Defenders of Medicaid, the health program for low-income people, are used to trench warfare. When government budgets get squeezed, Medicaid is invariably blamed. The pejoratives are familiar: "uncontrollable," "inefficient," "exorbitant."
President Bush and several governors are calling for major Medicaid cuts this year to restrain soaring costs. But there's a difference this time. Traditional Medicaid-bashers targeted routine care for poor people. Current bashers are taking aim at long-term care for the middle class. As one critic put it, Medicaid has become "welfare-financed nursing homes" for rich seniors who use it as an "inheritance protection plan."
The criticism is perversely refreshing. For years, poor single moms and their kids bore most of the ire, even as more and more Medicaid dollars went to nursing-home residents and the disabled. Medicaid has evolved from a relatively small welfare program tacked onto Medicare in 1965 into a $300-billion behemoth serving a diverse and growing share of the population. Over the last two decades, it has become a lifeline for millions of people who require nursing home care.
Yet, once you grasp why Medicaid plays this pivotal role, it is obvious that simply cutting the program won't work. The real problem isn't well-off senior citizens gaming the system. Rather, it is that few Americans have reliable and effective private alternatives that can protect them if they require long-term care. Cutting Medicaid won't change this reality. It would also forfeit an opportunity to reconsider the division of labor between states and the federal government in managing a huge social problem.
Hard as it is for free-market enthusiasts to admit, long-term care insurance will never work for millions of Americans. Insurers may offer more policies, but without major changes in the market, these will continue to be complex, costly and often inadequate. Consumers will likely shun such policies even if government subsidizes them. Consumer Reports reviewed 47 policies offered by seven firms. After finding only three acceptable, it concluded that "for most people, long-term care insurance is too risky and too expensive."
Forcing people to buy coverage might fix some problems. But the private insurance industry will still require regulation to ensure that insurers don't spurn individuals whose care is likely to be costly and that insurers finance a reasonable standard of care.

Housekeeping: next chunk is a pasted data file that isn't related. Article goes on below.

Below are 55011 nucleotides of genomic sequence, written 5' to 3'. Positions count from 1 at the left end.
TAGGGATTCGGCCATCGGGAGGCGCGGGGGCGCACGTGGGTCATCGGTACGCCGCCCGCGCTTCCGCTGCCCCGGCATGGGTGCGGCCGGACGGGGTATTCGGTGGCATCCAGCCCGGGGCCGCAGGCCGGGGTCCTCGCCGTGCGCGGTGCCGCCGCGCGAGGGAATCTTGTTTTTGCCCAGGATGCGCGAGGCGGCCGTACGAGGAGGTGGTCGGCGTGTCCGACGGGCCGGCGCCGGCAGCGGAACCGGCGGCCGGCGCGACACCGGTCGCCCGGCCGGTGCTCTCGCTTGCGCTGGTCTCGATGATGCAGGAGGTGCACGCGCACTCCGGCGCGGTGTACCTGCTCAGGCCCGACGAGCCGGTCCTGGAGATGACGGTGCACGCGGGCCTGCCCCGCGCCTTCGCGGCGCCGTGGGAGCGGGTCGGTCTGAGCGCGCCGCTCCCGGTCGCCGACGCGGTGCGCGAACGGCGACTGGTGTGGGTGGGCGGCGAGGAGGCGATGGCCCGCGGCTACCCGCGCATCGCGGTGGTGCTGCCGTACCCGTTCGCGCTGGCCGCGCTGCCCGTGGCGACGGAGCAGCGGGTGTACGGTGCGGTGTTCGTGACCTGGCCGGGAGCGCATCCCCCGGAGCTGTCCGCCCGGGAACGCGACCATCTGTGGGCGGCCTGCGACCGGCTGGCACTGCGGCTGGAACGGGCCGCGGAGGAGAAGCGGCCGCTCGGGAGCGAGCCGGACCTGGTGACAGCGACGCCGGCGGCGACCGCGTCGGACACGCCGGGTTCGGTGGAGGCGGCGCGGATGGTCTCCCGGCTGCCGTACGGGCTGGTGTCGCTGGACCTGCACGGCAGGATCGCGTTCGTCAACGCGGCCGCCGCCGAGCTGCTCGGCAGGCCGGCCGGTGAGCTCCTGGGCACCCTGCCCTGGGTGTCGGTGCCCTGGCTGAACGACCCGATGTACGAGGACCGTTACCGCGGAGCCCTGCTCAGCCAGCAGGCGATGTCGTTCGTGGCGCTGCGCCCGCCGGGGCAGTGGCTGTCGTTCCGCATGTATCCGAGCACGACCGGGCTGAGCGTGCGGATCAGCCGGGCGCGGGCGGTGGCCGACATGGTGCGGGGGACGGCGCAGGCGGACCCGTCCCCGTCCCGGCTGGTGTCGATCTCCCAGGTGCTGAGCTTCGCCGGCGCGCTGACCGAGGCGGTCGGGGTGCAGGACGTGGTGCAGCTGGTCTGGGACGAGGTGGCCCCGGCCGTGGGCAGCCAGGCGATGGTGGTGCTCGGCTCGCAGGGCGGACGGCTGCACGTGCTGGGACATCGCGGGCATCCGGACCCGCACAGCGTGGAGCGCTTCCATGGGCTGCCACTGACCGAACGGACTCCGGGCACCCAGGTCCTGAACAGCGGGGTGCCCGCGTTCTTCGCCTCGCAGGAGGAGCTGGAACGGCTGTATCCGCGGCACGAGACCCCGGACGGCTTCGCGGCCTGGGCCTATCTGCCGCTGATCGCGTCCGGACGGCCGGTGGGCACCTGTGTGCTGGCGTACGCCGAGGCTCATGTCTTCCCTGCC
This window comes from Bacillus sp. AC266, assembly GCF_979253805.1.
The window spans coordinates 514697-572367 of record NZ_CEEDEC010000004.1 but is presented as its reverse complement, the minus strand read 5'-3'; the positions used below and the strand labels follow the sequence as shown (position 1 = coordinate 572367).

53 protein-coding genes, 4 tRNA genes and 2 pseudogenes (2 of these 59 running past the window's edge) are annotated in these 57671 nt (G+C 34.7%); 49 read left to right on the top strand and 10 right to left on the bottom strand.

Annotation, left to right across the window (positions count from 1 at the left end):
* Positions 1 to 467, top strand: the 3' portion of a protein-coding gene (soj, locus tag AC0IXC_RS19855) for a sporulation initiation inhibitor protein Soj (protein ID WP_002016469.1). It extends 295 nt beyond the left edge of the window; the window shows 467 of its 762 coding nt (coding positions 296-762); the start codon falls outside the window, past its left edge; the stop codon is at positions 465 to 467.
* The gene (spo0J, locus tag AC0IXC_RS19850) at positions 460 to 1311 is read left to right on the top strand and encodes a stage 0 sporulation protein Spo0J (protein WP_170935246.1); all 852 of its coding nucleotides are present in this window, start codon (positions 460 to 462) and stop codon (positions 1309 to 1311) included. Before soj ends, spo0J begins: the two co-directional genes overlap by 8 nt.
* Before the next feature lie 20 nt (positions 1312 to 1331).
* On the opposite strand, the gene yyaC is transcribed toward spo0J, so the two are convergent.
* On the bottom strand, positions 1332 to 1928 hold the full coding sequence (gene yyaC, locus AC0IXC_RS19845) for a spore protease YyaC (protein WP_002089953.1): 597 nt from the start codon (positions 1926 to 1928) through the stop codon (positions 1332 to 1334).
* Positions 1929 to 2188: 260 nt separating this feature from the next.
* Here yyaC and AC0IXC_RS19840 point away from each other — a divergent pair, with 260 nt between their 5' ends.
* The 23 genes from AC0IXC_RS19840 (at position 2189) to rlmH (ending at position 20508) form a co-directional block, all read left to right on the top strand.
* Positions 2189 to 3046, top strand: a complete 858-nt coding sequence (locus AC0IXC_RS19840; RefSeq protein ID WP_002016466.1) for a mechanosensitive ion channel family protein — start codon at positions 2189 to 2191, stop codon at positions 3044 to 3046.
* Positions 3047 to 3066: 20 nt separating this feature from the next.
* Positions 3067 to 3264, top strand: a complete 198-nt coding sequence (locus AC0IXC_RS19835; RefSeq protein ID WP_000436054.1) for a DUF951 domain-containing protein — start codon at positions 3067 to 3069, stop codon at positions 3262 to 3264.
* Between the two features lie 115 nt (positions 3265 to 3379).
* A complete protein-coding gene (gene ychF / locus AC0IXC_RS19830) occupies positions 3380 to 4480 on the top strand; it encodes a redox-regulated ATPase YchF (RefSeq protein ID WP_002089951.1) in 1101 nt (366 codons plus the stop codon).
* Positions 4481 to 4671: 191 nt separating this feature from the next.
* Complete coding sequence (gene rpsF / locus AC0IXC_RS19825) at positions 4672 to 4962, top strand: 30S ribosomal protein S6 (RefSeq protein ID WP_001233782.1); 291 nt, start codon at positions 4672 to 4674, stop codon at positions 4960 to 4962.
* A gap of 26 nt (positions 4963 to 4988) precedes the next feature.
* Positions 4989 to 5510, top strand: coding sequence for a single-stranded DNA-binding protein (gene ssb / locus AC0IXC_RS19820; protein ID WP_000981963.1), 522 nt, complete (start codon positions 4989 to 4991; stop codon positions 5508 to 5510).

Even such regulation won't solve a fundamental problem. Commercial insurance protects people against risks, such as car accidents, that vary among individuals but average out across a large population. As Harvard economist David Cutler has explained, long-term healthcare is different: It is almost impossible to predict how costly the care in 2040. Insurers face equally serious uncertainties about how much they must put aside to pay future bills.
Insurers could hike premiums drastically when the true costs become known. Actually, they already have. Consider CNA, the industry's pioneering firm. It held rates steady for many years, then raised them by 50% in 2003. CNA had told policyholders, many on fixed incomes, that it would not raise their premiums based on health. Unfortunately for the consumers, CNA reserved the right to raise premiums across the board. Many competitors followed suit. This is not a sustainable or humane strategy to manage unexpected health costs.
Because the private market doesn't work well, efforts to reduce Medicaid spending by shifting the burden onto private markets won't work well either. Tightening Medicaid rules might reduce public spending slightly. It won't eliminate underlying costs. It certainly won't distribute the burdens with greater dignity or fairness. Taxpayers will thus have to foot much of the bill for long-term care. Currently, we pay the bill through a program that wasn't designed to cover these costs effectively.
The alternative is as obvious as it is difficult: The federal government should pay for long-term care through Medicare, openly, for every American. That would staunch the fiscal bleeding that forces states to cut important services. It would also protect everyone from one of life's most frightening risks.
It's telling that an administration that rails against the "death tax" and touts private Social Security accounts for inheritance nest eggs would pursue the home equity of widows with Alzheimer's disease. Sure, some seniors go too far in sheltering their assets. The real problem is that Medicaid forces people to gain through the back door what government should--and only government can--provide through the front.
Copyright 2005, Los Angeles Times